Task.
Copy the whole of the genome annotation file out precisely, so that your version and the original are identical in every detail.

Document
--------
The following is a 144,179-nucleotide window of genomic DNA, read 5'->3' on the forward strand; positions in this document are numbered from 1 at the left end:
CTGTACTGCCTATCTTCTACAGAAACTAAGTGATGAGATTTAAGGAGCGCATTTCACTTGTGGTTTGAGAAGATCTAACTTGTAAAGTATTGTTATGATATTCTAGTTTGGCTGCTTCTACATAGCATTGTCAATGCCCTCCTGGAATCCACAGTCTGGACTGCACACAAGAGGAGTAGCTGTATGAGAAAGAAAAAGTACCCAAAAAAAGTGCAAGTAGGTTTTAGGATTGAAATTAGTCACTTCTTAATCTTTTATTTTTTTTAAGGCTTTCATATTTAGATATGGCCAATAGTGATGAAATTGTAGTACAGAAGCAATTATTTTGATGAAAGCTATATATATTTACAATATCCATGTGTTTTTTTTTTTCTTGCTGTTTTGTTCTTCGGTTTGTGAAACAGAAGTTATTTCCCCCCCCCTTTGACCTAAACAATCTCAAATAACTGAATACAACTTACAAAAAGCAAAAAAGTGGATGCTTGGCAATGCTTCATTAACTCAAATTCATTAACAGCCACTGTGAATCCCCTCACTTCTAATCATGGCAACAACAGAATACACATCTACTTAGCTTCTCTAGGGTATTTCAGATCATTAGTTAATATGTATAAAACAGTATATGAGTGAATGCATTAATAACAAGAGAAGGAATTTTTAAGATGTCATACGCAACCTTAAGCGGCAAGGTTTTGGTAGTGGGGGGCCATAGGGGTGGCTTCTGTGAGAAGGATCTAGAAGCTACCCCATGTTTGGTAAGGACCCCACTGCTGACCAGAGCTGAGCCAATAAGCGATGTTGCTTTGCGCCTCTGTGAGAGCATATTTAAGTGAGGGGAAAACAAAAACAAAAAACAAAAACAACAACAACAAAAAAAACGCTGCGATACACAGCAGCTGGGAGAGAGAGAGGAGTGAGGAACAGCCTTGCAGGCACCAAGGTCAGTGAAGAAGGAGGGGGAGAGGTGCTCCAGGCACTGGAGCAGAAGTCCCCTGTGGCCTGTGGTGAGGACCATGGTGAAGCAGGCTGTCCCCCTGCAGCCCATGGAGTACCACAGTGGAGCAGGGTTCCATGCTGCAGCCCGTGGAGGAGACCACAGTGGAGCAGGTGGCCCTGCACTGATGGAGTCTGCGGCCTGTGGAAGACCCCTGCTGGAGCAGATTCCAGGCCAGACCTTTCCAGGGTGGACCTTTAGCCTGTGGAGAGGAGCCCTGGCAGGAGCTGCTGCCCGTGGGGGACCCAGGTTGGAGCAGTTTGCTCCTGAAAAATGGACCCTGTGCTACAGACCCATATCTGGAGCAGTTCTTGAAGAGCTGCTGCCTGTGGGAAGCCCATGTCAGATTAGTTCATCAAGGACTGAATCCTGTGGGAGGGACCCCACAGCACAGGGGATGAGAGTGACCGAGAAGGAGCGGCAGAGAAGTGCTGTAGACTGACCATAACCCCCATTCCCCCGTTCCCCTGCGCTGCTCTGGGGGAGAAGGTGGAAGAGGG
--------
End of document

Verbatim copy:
The following is a 144,179-nucleotide window of genomic DNA, read 5'->3' on the forward strand; positions in this document are numbered from 1 at the left end:
CTGTACTGCCTATCTTCTACAGAAACTAAGTGATGAGATTTAAGGAGCGCATTTCACTTGTGGTTTGAGAAGATCTAACTTGTAAAGTATTGTTATGATATTCTAGTTTGGCTGCTTCTACATAGCATTGTCAATGCCCTCCTGGAATCCACAGTCTGGACTGCACACAAGAGGAGTAGCTGTATGAGAAAGAAAAAGTACCCAAAAAAAGTGCAAGTAGGTTTTAGGATTGAAATTAGTCACTTCTTAATCTTTTATTTTTTTTAAGGCTTTCATATTTAGATATGGCCAATAGTGATGAAATTGTAGTACAGAAGCAATTATTTTGATGAAAGCTATATATATTTACAATATCCATGTGTTTTTTTTTTTCTTGCTGTTTTGTTCTTCGGTTTGTGAAACAGAAGTTATTTCCCCCCCCCTTTGACCTAAACAATCTCAAATAACTGAATACAACTTACAAAAAGCAAAAAAGTGGATGCTTGGCAATGCTTCATTAACTCAAATTCATTAACAGCCACTGTGAATCCCCTCACTTCTAATCATGGCAACAACAGAATACACATCTACTTAGCTTCTCTAGGGTATTTCAGATCATTAGTTAATATGTATAAAACAGTATATGAGTGAATGCATTAATAACAAGAGAAGGAATTTTTAAGATGTCATACGCAACCTTAAGCGGCAAGGTTTTGGTAGTGGGGGGCCATAGGGGTGGCTTCTGTGAGAAGGATCTAGAAGCTACCCCATGTTTGGTAAGGACCCCACTGCTGACCAGAGCTGAGCCAATAAGCGATGTTGCTTTGCGCCTCTGTGAGAGCATATTTAAGTGAGGGGAAAACAAAAACAAAAAACAAAAACAACAACAACAAAAAAAACGCTGCGATACACAGCAGCTGGGAGAGAGAGAGGAGTGAGGAACAGCCTTGCAGGCACCAAGGTCAGTGAAGAAGGAGGGGGAGAGGTGCTCCAGGCACTGGAGCAGAAGTCCCCTGTGGCCTGTGGTGAGGACCATGGTGAAGCAGGCTGTCCCCCTGCAGCCCATGGAGTACCACAGTGGAGCAGGGTTCCATGCTGCAGCCCGTGGAGGAGACCACAGTGGAGCAGGTGGCCCTGCACTGATGGAGTCTGCGGCCTGTGGAAGACCCCTGCTGGAGCAGATTCCAGGCCAGACCTTTCCAGGGTGGACCTTTAGCCTGTGGAGAGGAGCCCTGGCAGGAGCTGCTGCCCGTGGGGGACCCAGGTTGGAGCAGTTTGCTCCTGAAAAATGGACCCTGTGCTACAGACCCATATCTGGAGCAGTTCTTGAAGAGCTGCTGCCTGTGGGAAGCCCATGTCAGATTAGTTCATCAAGGACTGAATCCTGTGGGAGGGACCCCACAGCACAGGGGATGAGAGTGACCGAGAAGGAGCGGCAGAGAAGTGCTGTAGACTGACCATAACCCCCATTCCCCCGTTCCCCTGCGCTGCTCTGGGGGAGAAGGTGGAAGAGGG